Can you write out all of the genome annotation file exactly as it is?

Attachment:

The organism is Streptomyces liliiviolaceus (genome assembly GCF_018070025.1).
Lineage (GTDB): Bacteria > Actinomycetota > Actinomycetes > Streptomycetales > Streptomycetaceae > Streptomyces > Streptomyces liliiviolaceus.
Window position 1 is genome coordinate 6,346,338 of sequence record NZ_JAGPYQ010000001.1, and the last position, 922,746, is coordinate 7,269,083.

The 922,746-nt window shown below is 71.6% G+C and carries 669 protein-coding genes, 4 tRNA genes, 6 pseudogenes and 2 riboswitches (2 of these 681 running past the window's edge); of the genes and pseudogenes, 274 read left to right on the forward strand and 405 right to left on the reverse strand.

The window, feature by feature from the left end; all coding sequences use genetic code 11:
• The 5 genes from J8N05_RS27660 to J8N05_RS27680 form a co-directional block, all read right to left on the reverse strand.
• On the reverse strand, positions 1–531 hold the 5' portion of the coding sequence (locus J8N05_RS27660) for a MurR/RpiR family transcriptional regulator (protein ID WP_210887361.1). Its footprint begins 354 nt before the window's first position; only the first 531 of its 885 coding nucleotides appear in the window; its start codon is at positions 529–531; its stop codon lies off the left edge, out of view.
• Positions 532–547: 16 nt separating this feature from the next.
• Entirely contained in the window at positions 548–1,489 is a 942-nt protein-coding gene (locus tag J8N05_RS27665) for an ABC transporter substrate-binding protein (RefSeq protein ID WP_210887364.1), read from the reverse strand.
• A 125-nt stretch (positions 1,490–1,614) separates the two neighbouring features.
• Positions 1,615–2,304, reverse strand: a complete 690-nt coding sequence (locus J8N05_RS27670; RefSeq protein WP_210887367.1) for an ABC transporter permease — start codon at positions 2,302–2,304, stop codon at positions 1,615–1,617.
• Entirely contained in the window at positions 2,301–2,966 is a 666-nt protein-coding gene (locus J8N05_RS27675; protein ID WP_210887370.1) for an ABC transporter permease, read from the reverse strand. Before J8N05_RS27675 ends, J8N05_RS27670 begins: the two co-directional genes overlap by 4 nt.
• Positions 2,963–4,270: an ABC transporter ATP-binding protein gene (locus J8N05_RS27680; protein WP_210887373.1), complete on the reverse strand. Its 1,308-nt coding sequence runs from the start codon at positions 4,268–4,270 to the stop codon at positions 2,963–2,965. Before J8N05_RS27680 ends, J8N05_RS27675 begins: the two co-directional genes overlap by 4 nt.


The organism is Streptomyces liliiviolaceus (genome assembly GCF_018070025.1).
Lineage (GTDB): Bacteria > Actinomycetota > Actinomycetes > Streptomycetales > Streptomycetaceae > Streptomyces > Streptomyces liliiviolaceus.
Window position 1 is genome coordinate 6,346,338 of sequence record NZ_JAGPYQ010000001.1, and the last position, 922,746, is coordinate 7,269,083.

The 922,746-nt window shown below is 71.6% G+C and carries 669 protein-coding genes, 4 tRNA genes, 6 pseudogenes and 2 riboswitches (2 of these 681 running past the window's edge); of the genes and pseudogenes, 274 read left to right on the forward strand and 405 right to left on the reverse strand.

The window, feature by feature from the left end; all coding sequences use genetic code 11:
• The 5 genes from J8N05_RS27660 to J8N05_RS27680 form a co-directional block, all read right to left on the reverse strand.
• On the reverse strand, positions 1–531 hold the 5' portion of the coding sequence (locus J8N05_RS27660) for a MurR/RpiR family transcriptional regulator (protein ID WP_210887361.1). Its footprint begins 354 nt before the window's first position; only the first 531 of its 885 coding nucleotides appear in the window; its start codon is at positions 529–531; its stop codon lies off the left edge, out of view.
• Positions 532–547: 16 nt separating this feature from the next.
• Entirely contained in the window at positions 548–1,489 is a 942-nt protein-coding gene (locus tag J8N05_RS27665) for an ABC transporter substrate-binding protein (RefSeq protein ID WP_210887364.1), read from the reverse strand.
• A 125-nt stretch (positions 1,490–1,614) separates the two neighbouring features.
• Positions 1,615–2,304, reverse strand: a complete 690-nt coding sequence (locus J8N05_RS27670; RefSeq protein WP_210887367.1) for an ABC transporter permease — start codon at positions 2,302–2,304, stop codon at positions 1,615–1,617.
• Entirely contained in the window at positions 2,301–2,966 is a 666-nt protein-coding gene (locus J8N05_RS27675; protein ID WP_210887370.1) for an ABC transporter permease, read from the reverse strand. Before J8N05_RS27675 ends, J8N05_RS27670 begins: the two co-directional genes overlap by 4 nt.
• Positions 2,963–4,270: an ABC transporter ATP-binding protein gene (locus J8N05_RS27680; protein WP_210887373.1), complete on the reverse strand. Its 1,308-nt coding sequence runs from the start codon at positions 4,268–4,270 to the stop codon at positions 2,963–2,965. Before J8N05_RS27680 ends, J8N05_RS27675 begins: the two co-directional genes overlap by 4 nt.